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John Locke was born at Wrington, in Somersetshire, A. D. 1632: his father, Mr. J. Locke, who was descended from the Lockes of Charton Court, in Dorsetshire, possessed a moderate landed property at Pensfold and Bellerton, where he lived.
John Locke was the eldest of two sons, and was educated with great care by his father, of whom he always spoke with the greatest respect and affection. He was sent to Westminster school, whence, in 1651, he went to Christ Church, Oxford, where, in the earliest period of his residence, he was distinguished for his talents and learning. But, notwithstanding this early reputation which he acquired at the University, he often expressed his regret that he had been ever sent there, conceiving that the method of instruction there pursued was ill calculated to open the under
standing, or prepare the way for any useful knowlege.
The earliest of Locke's printed works is the Essay on the Human Understanding.' The original copy in his own hand-writing, dated 1671, is still preserved. Prior to this, however, he had written a work of a political nature, which was never printed, though evidently intended for publication. It was written towards the end of 1660. One of the first and most necessary measures after the Restoration, and one of the most difficult, was the settlement of the church. The king had promised, that endeavors should be used to effect a comprehension; and the tract which Locke wrote was intended to reconcile the low church party to an obedience to the civil magistrate in all indifferent things in public worship, not otherwise commanded by the word of God. It is an answer to a writer who denied the right of the civil magistrate to interfere in matters of religion ; and in manner and style it resembles his later controversy with Sir Robert Filmer. The circumstances of the times, however, and the altered policy of the government towards the Presbyterian party, prevented the publication of the tract.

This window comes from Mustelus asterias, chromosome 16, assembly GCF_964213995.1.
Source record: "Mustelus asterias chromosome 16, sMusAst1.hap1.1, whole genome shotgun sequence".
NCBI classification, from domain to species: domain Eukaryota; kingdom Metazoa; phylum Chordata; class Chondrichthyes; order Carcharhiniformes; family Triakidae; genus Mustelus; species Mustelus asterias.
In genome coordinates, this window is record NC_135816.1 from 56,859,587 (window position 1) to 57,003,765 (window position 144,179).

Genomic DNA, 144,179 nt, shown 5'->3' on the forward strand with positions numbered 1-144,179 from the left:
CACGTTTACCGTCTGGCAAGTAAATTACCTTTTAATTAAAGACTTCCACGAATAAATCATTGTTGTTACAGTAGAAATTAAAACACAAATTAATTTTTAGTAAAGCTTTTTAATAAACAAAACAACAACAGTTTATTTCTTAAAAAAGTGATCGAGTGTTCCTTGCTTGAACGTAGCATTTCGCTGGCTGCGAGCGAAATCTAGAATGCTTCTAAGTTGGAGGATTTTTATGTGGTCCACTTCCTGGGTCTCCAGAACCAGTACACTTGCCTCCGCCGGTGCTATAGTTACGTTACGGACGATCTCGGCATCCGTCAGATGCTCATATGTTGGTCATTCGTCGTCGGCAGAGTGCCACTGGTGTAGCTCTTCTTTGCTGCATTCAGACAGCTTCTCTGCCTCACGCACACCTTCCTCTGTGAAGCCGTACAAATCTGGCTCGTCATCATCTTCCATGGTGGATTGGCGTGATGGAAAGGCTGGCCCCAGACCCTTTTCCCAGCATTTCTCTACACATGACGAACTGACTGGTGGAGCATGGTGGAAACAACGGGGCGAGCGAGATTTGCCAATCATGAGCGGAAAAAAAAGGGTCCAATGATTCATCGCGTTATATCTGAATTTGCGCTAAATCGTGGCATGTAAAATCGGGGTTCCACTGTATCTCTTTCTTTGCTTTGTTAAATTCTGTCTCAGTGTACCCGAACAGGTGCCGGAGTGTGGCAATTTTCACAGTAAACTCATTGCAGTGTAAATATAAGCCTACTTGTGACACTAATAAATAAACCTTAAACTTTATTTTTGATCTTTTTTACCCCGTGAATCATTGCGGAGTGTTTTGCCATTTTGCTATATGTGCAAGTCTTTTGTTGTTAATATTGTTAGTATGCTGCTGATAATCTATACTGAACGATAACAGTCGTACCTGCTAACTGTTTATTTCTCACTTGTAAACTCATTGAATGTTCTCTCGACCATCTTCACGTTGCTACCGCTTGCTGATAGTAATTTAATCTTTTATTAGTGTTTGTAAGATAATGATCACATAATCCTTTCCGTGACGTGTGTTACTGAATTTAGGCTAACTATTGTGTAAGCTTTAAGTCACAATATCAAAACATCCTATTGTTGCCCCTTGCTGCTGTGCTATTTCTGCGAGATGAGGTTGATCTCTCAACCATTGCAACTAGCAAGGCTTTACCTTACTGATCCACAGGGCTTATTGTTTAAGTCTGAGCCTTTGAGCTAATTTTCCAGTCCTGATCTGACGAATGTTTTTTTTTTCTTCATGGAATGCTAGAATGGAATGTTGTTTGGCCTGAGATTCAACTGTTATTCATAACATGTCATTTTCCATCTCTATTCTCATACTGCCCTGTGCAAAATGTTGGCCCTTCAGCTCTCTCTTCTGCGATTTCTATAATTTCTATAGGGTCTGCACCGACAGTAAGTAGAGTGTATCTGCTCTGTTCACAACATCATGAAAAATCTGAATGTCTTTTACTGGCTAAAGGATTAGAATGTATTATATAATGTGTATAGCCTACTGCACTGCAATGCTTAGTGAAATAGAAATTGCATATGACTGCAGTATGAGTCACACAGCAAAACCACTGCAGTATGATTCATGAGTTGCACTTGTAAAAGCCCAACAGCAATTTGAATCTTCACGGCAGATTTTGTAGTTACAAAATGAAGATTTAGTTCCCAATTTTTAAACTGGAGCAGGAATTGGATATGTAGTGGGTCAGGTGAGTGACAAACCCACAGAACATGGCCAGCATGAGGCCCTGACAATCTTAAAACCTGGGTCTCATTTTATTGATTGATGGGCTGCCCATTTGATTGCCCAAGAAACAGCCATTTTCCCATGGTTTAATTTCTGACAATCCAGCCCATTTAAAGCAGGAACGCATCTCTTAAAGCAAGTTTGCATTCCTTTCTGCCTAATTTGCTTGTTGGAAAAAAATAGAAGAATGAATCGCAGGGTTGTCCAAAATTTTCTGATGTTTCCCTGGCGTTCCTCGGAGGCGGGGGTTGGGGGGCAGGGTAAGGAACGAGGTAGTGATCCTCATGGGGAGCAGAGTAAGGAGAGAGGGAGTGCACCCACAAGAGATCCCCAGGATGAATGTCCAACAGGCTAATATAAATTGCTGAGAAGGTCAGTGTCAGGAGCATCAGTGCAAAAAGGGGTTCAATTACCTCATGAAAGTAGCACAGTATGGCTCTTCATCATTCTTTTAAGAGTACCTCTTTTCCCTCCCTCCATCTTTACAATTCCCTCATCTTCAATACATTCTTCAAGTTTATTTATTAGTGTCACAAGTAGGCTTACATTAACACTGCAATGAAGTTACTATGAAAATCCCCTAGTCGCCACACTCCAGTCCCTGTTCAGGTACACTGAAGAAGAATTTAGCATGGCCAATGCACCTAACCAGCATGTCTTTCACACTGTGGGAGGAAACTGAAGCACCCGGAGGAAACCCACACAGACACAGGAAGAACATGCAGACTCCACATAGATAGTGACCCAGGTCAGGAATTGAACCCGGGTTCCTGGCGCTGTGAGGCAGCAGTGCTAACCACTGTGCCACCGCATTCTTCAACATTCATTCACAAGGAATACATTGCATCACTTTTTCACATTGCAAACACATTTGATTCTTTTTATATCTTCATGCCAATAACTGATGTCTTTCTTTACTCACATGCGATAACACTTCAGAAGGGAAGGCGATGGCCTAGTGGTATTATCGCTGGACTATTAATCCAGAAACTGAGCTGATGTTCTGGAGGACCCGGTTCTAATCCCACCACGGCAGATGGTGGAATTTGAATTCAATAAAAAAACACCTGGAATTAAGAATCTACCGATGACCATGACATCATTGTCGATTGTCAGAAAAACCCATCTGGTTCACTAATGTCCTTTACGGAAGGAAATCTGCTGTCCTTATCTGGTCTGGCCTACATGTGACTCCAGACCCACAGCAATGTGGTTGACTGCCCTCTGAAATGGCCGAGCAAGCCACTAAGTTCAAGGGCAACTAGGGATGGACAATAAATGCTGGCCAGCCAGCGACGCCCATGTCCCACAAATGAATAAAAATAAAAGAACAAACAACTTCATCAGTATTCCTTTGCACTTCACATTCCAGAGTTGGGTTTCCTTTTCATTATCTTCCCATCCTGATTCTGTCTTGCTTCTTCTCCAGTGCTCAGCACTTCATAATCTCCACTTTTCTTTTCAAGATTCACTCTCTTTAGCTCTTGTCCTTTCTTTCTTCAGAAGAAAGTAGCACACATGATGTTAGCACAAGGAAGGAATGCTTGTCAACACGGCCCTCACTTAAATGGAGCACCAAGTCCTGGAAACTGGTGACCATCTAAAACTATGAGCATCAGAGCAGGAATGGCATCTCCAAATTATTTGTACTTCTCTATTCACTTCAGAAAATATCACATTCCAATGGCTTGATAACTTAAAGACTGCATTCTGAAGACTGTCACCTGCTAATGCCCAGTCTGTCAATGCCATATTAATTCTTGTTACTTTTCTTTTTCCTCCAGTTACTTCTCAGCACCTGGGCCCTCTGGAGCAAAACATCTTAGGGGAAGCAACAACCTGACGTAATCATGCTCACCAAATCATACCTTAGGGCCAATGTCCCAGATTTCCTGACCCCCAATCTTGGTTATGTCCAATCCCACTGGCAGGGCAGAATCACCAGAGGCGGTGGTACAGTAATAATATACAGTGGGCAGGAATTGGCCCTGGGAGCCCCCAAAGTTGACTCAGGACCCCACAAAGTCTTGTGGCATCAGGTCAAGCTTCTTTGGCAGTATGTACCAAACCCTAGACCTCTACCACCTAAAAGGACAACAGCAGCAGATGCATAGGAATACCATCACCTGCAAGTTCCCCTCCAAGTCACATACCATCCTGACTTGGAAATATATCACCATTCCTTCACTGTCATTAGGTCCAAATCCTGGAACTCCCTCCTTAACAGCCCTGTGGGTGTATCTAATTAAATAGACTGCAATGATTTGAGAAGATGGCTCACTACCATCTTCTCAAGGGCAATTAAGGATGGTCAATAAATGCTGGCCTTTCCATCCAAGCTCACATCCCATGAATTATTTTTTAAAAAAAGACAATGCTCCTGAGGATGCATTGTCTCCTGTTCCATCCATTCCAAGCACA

Locke's inclination led him strongly to the study of medicine, which seems to have occupied his thoughts to the end of his life. In the dedication prefixed to Dr. Sydenham's Observations on the History and Cure of Acute Diseases,' 1676, he boasts of the approbation bestowed on his method by Mr. J. Locke, who, to borrow Sydenham's own words, had examined it to the bottom; and who, if we consider his genius and penetration, and exact judgment, had scarce any superior, and few equals now living.'
In 1665 Locke accompanied Sir Walter Vane, the king's envoy to the elector of Brandenburg, during the first Dutch war, as secretary. In the same year, he returned to England, and an offer was made him, which he declined, of going in some public capacity into Spain.
In 1666, a friend in Dublin undertook to procure for him considerable preferment in the church, from the Duke of Ormond, then Lord Lieutenant of Ireland. This also he declined. Thus there occurred, in the course of Locke's life, the choice of three distinct roads to fortune, and perhaps to celebrity; viz. the temptation of considerable preferment in the church, the practice of physic, and the opportunity of engaging in diplomatic employments.
It appears from Boyle's General History of the Air,' that in the same year Locke was engaged in experimental philosophy; as he began a register of the state of the air in the month of June of that year, and continued it, with many interruptions, till his final departure from Oxford in 1683.